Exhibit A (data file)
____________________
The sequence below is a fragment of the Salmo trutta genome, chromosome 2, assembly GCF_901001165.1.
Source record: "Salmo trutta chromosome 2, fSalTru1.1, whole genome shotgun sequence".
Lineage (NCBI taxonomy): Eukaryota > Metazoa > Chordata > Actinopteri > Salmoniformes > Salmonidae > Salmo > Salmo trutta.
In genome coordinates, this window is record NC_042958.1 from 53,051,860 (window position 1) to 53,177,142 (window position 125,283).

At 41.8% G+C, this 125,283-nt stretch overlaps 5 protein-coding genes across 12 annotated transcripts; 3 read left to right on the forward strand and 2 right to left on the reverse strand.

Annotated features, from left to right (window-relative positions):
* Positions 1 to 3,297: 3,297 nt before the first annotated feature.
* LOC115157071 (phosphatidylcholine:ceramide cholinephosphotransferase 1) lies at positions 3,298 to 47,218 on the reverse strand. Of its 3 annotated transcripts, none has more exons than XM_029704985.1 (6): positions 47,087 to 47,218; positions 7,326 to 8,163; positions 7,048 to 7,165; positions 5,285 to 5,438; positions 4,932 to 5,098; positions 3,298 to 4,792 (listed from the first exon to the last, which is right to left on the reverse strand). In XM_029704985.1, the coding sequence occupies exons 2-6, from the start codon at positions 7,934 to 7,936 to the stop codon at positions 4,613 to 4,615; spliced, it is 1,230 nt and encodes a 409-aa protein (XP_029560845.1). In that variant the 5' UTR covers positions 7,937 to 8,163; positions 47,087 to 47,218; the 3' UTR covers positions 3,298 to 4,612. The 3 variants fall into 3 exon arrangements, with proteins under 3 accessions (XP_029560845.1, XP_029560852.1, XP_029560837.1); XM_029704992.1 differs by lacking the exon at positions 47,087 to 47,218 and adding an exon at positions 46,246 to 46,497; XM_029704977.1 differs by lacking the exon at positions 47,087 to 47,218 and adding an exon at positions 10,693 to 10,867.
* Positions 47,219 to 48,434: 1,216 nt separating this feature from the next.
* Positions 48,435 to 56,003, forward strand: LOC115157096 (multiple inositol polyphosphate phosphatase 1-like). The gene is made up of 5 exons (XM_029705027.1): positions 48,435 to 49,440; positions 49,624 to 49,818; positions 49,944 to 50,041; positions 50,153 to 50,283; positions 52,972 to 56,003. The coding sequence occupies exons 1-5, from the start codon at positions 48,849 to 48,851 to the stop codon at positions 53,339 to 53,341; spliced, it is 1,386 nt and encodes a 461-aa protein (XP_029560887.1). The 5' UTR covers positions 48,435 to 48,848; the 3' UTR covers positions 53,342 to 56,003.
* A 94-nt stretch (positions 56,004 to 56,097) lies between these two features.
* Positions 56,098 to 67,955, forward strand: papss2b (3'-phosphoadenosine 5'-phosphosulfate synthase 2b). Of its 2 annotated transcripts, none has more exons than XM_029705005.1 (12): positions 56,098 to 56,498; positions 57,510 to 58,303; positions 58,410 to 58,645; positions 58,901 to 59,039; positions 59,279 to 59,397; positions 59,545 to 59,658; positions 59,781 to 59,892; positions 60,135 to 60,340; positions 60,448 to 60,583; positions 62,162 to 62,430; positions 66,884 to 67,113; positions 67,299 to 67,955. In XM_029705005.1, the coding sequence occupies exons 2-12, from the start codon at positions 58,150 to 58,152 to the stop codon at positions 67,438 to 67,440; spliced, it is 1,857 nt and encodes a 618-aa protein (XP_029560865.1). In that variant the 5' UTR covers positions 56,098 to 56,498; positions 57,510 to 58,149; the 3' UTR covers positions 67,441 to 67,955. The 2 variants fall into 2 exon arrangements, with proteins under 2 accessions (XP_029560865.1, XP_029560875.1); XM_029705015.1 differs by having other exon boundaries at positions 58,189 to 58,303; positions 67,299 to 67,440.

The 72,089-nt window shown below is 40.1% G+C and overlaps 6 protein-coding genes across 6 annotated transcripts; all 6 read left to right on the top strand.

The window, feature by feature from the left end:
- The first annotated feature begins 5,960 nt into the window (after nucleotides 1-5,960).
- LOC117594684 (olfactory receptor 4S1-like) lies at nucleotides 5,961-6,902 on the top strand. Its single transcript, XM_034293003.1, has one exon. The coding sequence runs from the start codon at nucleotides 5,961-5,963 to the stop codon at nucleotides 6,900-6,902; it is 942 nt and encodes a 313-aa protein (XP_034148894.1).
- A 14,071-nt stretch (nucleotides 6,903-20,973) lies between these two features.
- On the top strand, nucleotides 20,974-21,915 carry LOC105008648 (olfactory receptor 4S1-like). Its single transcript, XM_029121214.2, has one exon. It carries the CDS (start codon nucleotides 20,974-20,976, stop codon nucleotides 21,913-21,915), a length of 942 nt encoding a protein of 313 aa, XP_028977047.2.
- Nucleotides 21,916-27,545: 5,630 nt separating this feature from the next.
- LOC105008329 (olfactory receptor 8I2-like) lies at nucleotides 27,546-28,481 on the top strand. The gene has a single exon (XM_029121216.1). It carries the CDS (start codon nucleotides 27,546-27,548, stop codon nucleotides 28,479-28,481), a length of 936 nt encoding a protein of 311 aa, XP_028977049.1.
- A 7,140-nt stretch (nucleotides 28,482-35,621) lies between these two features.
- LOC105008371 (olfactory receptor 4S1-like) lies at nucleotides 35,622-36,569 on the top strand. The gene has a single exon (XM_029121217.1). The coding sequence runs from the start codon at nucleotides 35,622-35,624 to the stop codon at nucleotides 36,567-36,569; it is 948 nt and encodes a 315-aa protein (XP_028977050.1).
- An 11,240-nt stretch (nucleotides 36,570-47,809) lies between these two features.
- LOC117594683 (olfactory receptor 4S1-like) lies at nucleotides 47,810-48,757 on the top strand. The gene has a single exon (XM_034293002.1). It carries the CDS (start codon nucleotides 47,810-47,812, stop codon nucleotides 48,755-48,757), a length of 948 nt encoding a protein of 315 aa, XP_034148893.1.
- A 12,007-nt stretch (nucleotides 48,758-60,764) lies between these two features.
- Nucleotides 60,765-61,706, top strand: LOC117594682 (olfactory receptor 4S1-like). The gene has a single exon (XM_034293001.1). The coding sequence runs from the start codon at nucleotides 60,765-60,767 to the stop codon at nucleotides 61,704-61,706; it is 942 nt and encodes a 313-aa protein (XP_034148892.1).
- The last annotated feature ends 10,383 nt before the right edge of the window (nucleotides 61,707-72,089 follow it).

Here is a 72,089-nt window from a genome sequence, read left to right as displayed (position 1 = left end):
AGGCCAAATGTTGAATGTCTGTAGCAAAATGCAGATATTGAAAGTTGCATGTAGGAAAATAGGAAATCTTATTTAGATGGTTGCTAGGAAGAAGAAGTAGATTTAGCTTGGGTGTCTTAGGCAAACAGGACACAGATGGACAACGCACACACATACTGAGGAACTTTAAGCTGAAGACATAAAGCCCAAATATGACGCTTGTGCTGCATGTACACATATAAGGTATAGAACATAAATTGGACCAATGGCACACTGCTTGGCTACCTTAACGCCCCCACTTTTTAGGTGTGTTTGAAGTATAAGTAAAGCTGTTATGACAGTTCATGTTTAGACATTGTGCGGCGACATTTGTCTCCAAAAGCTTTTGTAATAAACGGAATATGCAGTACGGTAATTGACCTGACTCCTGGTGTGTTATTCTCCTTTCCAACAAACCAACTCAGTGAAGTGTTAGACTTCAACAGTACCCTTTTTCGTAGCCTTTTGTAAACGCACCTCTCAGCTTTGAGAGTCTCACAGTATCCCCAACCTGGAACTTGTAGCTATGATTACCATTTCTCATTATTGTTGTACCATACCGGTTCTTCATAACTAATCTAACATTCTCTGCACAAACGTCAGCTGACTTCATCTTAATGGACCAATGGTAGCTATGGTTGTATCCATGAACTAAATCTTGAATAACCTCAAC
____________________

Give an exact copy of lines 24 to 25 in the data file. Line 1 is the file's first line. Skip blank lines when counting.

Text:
- LOC117594683 (olfactory receptor 4S1-like) lies at nucleotides 47,810-48,757 on the top strand. The gene has a single exon (XM_034293002.1). It carries the CDS (start codon nucleotides 47,810-47,812, stop codon nucleotides 48,755-48,757), a length of 948 nt encoding a protein of 315 aa, XP_034148893.1.
- A 12,007-nt stretch (nucleotides 48,758-60,764) lies between these two features.